(Director of Immigration, Sydney: "I couldn’t get to sleep last night wondering if I’d done the right thing.")
(U.S. Congressman to American Consulate in Sydney: "You make damn sure those men get their visas or heads are gonna roll.")
For the next five weeks - accompanied by the Australian filmmaker, Lindsay Frazer - we journeyed through California and the American southwest. The scope of the tour was phenomenal. From a gold-rush theatre and a garden party in Sonora, California, to a Miwak Indian village and ceremony during a snowstorm in Yosemite. Then onto readings and workshops in San Jose and Santa Cruz; and a cold water flat in San Francisco. In Columbia, California, Dinny and Paddy supervised painting workshops during the day, enlisting the help of over a hundred whitefellas who eagerly assisted them in finishing two, very large dot paintings. The Americans went crazy. "You guys have changed my life!" one woman enthused. Others wrote poems which they gave as gifts. "This is worth a million bucks of great PR," a travel agent said.
After the first week, the pattern was set: dot painting workshops from nine to five; live performances of poems and song cycles in the evenings. Whenever possible, an hour or two was set aside so that Dinny and Paddy (left) could raid the local secondhand clothing stores where they bought dresses, shirts, coats, blouses, belts, and ties for their wives, daughters, sons, grandchildren and cousins. They had come to America with nothing, and after the first week were lugging round a half a dozen suitcases each.
Collectively, we traveled to America to entertain and exchange information with poets and Native Americans – to sing, paint, tell stories and perform poetry. Individually, however, the agendas were much more diverse.
I had returned to the land of my birth, seeking some kind of homecoming, only to realize that nothing much was left of my childhood except for Tootsie Rolls and Dr Pepper.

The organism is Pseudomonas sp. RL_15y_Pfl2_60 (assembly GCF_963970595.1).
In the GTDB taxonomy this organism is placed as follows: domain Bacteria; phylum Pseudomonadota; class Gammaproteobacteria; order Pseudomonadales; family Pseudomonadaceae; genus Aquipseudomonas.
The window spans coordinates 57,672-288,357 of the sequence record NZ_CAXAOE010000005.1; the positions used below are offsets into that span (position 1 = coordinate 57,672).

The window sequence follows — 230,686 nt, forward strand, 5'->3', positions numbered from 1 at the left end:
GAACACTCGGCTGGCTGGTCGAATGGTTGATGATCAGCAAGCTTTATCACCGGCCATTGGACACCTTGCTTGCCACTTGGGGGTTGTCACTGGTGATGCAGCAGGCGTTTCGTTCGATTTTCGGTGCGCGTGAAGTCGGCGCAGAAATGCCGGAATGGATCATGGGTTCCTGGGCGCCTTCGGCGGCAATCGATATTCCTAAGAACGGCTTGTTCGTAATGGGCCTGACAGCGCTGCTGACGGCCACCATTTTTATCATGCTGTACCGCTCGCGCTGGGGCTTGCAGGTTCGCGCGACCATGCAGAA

Nigel Roberts, orbiting in on a pilgrimage to Kerouac and Ginsberg, landed in the middle of the "New Age" and discovered that the old Australian custom of smoking a cigarette was practically a capital offense. Terry Whitebeach, the part-Aboriginal performance poet from Tasmania, explored her own identity and sense of self in the broken mirror of Native American culture.
As for Dinny and Paddy… in the eyes of some, they were the mystic elders, the carriers of ancient wisdom, the connection with a deep, spiritual past so many Americans craved. But was this really a spiritual odyssey through the land of the eagle, or merely a hunt for kuka (steak), beer and singing and painting money for their families?
(Re-birther from Santa Cruz: "Hey, last week we had the Dalai Lama through here! Great to see you guys!")
From small fringe theatres in Santa Cruz and San Francisco to huge auditoriums in San Jose and San Diego, thousands turned out; platoons of poetry lovers, brigades of New-Agers, armies of curiosity seekers. Bill Clinton's America was in a celebratory mood.
Following the trail of the early pioneers, we traveled east on the Super Chief (the old Atchison, Topeka & Santa Fe Railway), across the desert to the trendy New Age world of multi-millionaire Texas oil barons, patrons of the arts, sheltering in the virtual tax haven of PC (politically correct) Santa Fe.
(Aware citizen: "Did you guys know that Santa Fe is on the harmonic energy grid and is built on a huge crystal? By the way, Shirley Maclaine lives near here.")
In the Southwest, the artists and poets visited Native American people at Tesuque and Santa Clara Pueblo, travelling with traditional owners to Abiqui (Georgia O’Keefe’s old stomping grounds) and to the Puye Cliff Ruins, mysteriously deserted in 1300 AD.
As the Tour passed through Navaho and Hopi country, the emphasis changed from readings and painting workshops to sweat lodges, earth blessing ceremonies and lectures about Native American culture. The Aboriginal men didn’t want to know about the sweat lodges, and ended up sleeping through several rather erudite lectures about multi-culturalism delivered by Navaho PhDs.
The cultural exchange between the two tribal people never really eventuated. Paddy and Dinny couldn’t understand why the earth needed blessing – it was already blessed as far as they were concerned.